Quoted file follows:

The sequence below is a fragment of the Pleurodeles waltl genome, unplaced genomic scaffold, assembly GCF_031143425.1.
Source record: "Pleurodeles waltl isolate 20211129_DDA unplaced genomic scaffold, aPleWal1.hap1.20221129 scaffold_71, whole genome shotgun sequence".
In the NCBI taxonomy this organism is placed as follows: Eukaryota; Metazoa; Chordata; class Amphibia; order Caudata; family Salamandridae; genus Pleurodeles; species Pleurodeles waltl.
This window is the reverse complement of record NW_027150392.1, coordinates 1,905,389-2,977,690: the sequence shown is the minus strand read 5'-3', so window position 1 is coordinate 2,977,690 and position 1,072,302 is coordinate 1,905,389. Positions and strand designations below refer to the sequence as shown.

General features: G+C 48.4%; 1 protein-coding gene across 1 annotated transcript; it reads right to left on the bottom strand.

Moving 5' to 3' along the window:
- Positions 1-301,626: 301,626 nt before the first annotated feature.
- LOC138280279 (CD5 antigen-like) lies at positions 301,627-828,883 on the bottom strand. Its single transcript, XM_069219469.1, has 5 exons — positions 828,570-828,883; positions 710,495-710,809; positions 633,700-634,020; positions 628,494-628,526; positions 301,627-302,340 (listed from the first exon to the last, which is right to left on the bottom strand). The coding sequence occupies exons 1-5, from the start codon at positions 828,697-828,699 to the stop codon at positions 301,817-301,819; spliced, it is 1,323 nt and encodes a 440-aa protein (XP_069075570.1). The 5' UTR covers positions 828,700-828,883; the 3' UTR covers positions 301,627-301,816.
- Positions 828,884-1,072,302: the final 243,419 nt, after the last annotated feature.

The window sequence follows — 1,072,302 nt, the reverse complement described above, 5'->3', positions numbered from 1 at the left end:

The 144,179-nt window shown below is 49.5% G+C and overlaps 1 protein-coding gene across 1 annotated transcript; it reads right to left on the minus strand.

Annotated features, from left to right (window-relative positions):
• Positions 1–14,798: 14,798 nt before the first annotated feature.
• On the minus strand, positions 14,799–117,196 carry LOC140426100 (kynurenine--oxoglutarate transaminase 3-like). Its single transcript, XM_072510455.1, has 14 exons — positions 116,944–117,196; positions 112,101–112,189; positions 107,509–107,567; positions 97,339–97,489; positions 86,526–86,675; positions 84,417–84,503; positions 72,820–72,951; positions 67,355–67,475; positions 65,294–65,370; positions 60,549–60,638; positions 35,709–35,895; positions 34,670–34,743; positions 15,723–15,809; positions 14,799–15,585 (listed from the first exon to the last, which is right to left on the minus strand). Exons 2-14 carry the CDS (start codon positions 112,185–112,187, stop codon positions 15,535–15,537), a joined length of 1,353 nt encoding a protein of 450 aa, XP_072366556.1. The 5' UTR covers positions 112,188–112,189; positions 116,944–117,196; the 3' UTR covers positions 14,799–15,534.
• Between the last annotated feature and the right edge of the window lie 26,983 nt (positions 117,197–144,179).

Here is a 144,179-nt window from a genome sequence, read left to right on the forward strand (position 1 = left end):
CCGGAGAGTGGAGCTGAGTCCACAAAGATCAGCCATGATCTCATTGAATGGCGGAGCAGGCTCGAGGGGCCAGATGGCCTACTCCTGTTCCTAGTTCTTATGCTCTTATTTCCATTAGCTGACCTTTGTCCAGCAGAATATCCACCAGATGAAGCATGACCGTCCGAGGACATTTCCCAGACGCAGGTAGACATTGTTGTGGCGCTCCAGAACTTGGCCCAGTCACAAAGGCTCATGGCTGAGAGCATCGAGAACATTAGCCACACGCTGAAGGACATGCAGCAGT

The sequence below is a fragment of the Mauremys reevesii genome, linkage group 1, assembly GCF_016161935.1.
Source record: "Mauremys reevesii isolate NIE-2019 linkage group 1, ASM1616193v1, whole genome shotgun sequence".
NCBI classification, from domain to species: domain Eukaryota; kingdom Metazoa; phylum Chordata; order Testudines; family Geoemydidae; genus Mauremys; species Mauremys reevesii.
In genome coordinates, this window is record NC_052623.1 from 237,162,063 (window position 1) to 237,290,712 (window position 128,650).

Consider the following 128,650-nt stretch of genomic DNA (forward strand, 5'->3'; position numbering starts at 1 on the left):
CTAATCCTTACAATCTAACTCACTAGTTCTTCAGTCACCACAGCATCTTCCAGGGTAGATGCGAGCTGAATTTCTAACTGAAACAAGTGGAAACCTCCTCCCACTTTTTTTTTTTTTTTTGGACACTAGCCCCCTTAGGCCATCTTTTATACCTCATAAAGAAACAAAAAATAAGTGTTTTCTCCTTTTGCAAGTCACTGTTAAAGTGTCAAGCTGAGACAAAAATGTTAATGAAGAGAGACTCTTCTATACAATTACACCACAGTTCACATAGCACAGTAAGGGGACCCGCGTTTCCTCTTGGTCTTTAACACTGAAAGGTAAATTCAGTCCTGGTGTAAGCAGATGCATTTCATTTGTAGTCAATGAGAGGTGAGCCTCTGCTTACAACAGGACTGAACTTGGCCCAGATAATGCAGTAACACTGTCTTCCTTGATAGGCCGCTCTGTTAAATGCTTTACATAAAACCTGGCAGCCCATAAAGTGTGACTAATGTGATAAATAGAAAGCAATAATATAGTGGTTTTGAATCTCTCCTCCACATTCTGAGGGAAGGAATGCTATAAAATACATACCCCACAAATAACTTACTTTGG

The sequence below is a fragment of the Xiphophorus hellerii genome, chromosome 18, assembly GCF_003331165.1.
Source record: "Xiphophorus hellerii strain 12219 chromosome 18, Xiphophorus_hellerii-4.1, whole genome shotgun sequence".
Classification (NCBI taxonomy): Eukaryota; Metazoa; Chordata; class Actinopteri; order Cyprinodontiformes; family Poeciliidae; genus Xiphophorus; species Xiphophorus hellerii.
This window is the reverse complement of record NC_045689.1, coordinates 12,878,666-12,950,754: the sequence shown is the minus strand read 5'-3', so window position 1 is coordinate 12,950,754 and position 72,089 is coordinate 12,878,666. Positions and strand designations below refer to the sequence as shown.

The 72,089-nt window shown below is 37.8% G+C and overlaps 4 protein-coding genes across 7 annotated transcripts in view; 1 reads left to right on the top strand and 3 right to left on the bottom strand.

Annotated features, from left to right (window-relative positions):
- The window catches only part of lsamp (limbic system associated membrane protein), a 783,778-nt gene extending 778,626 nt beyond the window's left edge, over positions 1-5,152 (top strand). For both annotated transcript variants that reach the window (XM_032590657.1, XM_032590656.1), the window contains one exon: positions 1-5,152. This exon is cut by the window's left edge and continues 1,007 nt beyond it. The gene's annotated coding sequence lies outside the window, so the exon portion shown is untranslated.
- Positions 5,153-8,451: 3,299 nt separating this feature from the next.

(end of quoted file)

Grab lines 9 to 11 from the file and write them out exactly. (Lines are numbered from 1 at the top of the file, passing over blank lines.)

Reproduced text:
- Positions 828,884-1,072,302: the final 243,419 nt, after the last annotated feature.

The window sequence follows — 1,072,302 nt, the reverse complement described above, 5'->3', positions numbered from 1 at the left end:

The 144,179-nt window shown below is 49.5% G+C and overlaps 1 protein-coding gene across 1 annotated transcript; it reads right to left on the minus strand.